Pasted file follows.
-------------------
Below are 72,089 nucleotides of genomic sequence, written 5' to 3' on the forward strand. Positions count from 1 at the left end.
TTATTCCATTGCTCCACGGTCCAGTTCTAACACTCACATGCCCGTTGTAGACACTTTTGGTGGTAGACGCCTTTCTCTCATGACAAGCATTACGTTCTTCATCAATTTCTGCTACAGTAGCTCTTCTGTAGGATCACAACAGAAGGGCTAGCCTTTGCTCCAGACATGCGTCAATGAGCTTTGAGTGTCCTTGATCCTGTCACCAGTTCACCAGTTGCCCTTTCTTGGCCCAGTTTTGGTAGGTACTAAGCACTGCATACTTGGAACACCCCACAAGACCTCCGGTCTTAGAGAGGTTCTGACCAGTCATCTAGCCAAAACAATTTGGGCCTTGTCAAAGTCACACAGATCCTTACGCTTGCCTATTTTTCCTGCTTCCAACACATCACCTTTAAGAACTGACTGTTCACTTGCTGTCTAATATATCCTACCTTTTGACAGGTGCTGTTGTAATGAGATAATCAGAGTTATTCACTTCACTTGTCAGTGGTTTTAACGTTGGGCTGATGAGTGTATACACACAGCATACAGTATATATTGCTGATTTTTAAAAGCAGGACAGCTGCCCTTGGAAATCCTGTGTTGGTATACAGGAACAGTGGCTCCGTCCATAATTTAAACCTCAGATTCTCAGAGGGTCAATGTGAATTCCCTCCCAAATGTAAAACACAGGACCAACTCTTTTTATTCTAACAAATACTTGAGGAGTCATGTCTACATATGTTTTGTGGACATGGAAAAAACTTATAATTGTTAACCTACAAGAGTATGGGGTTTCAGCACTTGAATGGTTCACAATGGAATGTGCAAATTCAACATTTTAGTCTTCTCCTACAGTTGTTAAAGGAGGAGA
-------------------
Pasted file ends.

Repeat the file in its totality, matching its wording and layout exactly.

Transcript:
Below are 72,089 nucleotides of genomic sequence, written 5' to 3' on the forward strand. Positions count from 1 at the left end.
TTATTCCATTGCTCCACGGTCCAGTTCTAACACTCACATGCCCGTTGTAGACACTTTTGGTGGTAGACGCCTTTCTCTCATGACAAGCATTACGTTCTTCATCAATTTCTGCTACAGTAGCTCTTCTGTAGGATCACAACAGAAGGGCTAGCCTTTGCTCCAGACATGCGTCAATGAGCTTTGAGTGTCCTTGATCCTGTCACCAGTTCACCAGTTGCCCTTTCTTGGCCCAGTTTTGGTAGGTACTAAGCACTGCATACTTGGAACACCCCACAAGACCTCCGGTCTTAGAGAGGTTCTGACCAGTCATCTAGCCAAAACAATTTGGGCCTTGTCAAAGTCACACAGATCCTTACGCTTGCCTATTTTTCCTGCTTCCAACACATCACCTTTAAGAACTGACTGTTCACTTGCTGTCTAATATATCCTACCTTTTGACAGGTGCTGTTGTAATGAGATAATCAGAGTTATTCACTTCACTTGTCAGTGGTTTTAACGTTGGGCTGATGAGTGTATACACACAGCATACAGTATATATTGCTGATTTTTAAAAGCAGGACAGCTGCCCTTGGAAATCCTGTGTTGGTATACAGGAACAGTGGCTCCGTCCATAATTTAAACCTCAGATTCTCAGAGGGTCAATGTGAATTCCCTCCCAAATGTAAAACACAGGACCAACTCTTTTTATTCTAACAAATACTTGAGGAGTCATGTCTACATATGTTTTGTGGACATGGAAAAAACTTATAATTGTTAACCTACAAGAGTATGGGGTTTCAGCACTTGAATGGTTCACAATGGAATGTGCAAATTCAACATTTTAGTCTTCTCCTACAGTTGTTAAAGGAGGAGA